But they may achieve the same end incidentally in that they show readers worlds other than their own. This is what we read novels for – to enter other worlds, other lives or to have our own worlds and lives illuminated and enhanced.

If you are a reader of the rich trove of African fiction (Achebe, Ousmane, Habila, Bulawayo and co) you are accustomed to novels in which all the characters are black Africans. Some South African novelists are clearly situating themselves in that African tradition and in their novels white South Africans hardly feature at all. These include Zakes MdaKgebetli MoeleNiq MhlongoPerfect Hlongwane, Given Mukwevho, K Sello Duiker and Thando Mgqolozana.

Chinua Achebe

Mhlongo, in his clever and amusing novel, After Tears (Kwela, 2007), shows what it is like to be the first, and so far the only, person in your family to go to university. This novel might wake up sleeping (white) compatriots to the pressure of hope and family obligation that black students experience. After centuries of novels in English about white people these are the necessary counterbalance.

However, another way of presenting South African society in fiction is to show a cross-section of our racial diversity. Many writers do this – here are a few examples of authors in a different race group to their characters: Imraan Coovadia (Victor, Umkhonto weSizwe operative), Liesl Jobson ­(corrupt ­bullying cop, Inspector Msomi), Mandla Langa (Jolene, white girl in MK), Brent Meersman (Mfundi Nkosi, MK fighter), Ingrid Winterbach (Mrs Sekete, domestic worker and sage), James Whyle (Fengu mercenary, in the frontier wars) and Yewande Omotoso (Leke’s white Capetonian adoptive parents).

Interestingly, there are many black characters written by white authors and very few white characters written by black authors. What does this signify? Perhaps the irrelevance of whites who make up only 9% of South African society? (And I hear you ­wondering why there are so many soldiers on this list …)

As those who have followed the #RhodesMustFall debate on social media will know, there is a lot of anger and a lot of intransigence out there. Perhaps the fragile process of reconciliation will be set back by the resumption or resurgence, or even just the hardening, of racist attitudes from all sides of the colour spectrum. Articles from journalists such as Verashni Pillay, Mondli Makhanya, Tim du Plessis and Max du Preez (google these if you missed them) have addressed what is perceived as an increase in racism in recent times.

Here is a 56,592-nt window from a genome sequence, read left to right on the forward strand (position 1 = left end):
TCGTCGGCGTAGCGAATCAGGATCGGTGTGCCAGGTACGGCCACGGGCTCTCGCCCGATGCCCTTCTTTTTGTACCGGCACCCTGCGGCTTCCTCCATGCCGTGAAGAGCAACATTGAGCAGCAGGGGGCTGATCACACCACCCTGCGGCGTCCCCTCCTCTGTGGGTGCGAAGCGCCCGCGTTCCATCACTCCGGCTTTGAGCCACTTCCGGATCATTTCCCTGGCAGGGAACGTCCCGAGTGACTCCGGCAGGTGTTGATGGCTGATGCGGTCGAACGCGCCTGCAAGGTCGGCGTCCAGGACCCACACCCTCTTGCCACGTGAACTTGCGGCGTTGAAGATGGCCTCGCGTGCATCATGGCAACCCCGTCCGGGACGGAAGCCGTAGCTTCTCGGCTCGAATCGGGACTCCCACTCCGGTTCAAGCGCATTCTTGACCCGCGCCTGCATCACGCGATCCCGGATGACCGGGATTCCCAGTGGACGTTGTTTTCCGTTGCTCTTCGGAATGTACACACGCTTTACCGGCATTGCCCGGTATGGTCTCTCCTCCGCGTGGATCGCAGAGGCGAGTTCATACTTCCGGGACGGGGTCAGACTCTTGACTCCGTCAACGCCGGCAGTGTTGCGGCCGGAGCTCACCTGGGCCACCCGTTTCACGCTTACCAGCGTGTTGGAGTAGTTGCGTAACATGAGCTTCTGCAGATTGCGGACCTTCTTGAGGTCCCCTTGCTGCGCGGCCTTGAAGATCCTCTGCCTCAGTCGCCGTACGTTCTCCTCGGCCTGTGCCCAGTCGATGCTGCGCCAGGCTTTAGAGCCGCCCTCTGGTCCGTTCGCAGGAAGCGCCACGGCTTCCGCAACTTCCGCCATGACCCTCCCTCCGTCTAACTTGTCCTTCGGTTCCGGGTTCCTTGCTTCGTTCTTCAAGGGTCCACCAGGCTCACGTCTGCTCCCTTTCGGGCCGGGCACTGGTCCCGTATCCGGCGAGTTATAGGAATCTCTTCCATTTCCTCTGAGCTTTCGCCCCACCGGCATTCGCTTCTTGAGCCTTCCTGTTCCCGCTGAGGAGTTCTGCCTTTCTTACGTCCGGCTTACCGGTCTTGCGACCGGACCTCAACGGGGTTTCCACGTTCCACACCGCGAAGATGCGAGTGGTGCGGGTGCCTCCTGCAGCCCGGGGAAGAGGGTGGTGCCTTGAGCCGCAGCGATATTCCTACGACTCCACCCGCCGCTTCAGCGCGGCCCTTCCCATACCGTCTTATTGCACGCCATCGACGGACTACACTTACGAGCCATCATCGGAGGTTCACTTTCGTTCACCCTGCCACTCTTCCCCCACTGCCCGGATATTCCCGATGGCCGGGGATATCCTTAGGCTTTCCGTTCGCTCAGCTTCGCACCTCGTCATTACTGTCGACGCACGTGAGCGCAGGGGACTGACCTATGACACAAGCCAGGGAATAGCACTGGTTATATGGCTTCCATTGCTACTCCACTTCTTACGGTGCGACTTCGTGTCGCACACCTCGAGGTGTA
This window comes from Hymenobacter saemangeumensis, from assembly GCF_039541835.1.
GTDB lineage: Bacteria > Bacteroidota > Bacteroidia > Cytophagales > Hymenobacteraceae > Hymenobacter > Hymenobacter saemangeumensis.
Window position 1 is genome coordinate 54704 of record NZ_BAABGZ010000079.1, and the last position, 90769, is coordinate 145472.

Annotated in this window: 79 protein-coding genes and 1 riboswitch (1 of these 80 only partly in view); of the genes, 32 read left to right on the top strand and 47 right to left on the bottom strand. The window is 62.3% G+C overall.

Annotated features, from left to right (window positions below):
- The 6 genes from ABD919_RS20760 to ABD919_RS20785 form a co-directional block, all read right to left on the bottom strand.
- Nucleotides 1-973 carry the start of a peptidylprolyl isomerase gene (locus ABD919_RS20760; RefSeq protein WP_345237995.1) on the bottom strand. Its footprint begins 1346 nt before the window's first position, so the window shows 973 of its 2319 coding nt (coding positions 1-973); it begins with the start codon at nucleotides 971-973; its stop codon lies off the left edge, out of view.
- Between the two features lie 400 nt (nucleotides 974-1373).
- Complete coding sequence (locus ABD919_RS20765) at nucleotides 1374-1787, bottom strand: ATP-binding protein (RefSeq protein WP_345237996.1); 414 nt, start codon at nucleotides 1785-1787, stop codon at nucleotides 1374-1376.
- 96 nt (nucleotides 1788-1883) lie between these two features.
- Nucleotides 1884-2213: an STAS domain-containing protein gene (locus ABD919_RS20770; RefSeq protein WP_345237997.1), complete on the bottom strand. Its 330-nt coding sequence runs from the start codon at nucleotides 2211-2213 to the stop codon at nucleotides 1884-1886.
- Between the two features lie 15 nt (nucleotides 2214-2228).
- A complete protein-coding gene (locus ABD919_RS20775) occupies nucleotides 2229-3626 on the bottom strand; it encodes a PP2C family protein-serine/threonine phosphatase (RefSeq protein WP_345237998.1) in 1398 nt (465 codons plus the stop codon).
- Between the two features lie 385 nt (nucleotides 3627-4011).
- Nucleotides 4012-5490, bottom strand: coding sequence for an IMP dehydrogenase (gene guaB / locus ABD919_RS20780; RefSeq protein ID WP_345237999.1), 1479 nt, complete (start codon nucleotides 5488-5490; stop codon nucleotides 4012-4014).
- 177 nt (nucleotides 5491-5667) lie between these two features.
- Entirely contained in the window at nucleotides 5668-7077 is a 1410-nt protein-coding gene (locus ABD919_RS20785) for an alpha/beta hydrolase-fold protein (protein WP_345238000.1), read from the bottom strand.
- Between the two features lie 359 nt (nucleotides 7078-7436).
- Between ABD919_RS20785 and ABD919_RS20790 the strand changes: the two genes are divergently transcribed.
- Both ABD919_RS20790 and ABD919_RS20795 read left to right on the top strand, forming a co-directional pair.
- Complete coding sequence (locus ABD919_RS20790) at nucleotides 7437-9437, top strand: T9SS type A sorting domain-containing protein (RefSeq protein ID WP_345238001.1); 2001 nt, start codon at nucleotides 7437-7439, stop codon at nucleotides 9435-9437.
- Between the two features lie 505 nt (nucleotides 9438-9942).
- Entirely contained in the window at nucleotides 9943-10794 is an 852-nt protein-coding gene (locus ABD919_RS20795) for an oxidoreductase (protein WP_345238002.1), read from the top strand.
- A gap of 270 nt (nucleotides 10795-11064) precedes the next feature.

Although racial discrimination was the most iniquitous feature of the apartheid years and before, there were other forms of oppression and inequality. Shaun de Waal in These Things Happen (Ad Donker, 1996), Michiel Heyns in most of his novels, Damon Galgut in Arctic Summer (Umuzi, 2014) and Jobson in Ride the Tortoise (Jacana, 2013) have all given us fiction of the highest quality in which gay and lesbian relationships, now respectfully protected by our Constitution, are freely explored.

And as for the liberation of women: this is still very much a work in progress, woefully slow with much backsliding. In fiction, it has manifested in female characters who are lawyers (Mrs Molepang, in One Man by Anonymous, Kwela 2014) farmers (Agaat), clinical psychologists (Nonyameko Mhlabeni), detectives (Clare Hart, in Margie Orford’s thrillers) and even God (called The Virgin in Mgqolozana’s Hear me Alone from Jacana, 2011).

This is a subtle but real shift from the days when, in the actual world, married women teachers were barred from holding permanent posts and all female teachers were paid less than men for doing the same job. And black teachers of either gender were paid even less.

“A better life for all” has certainly not yet come about, but the bad old pre-1994 days systematically and forcibly violated many people and many people’s rights.

We have come a long way; the ongoing fight about Nkandla shows South Africans have not lost their will to fight for justice. And “the reconciliation project” is still under way, though it may prove quite a rocky ride. A dip into the world of fiction, the lives of others, is one of the easiest and even most effective ways to learn, to lessen intransigence and ignorance.

These are unprecedented times, and the role of media to tell and record the story of South Africa as it develops is more important than ever. But it comes at a cost. Advertisers are cancelling campaigns, and our live events have come to an abrupt halt. Our income has been slashed.

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Jane Rosenthal
Guest Author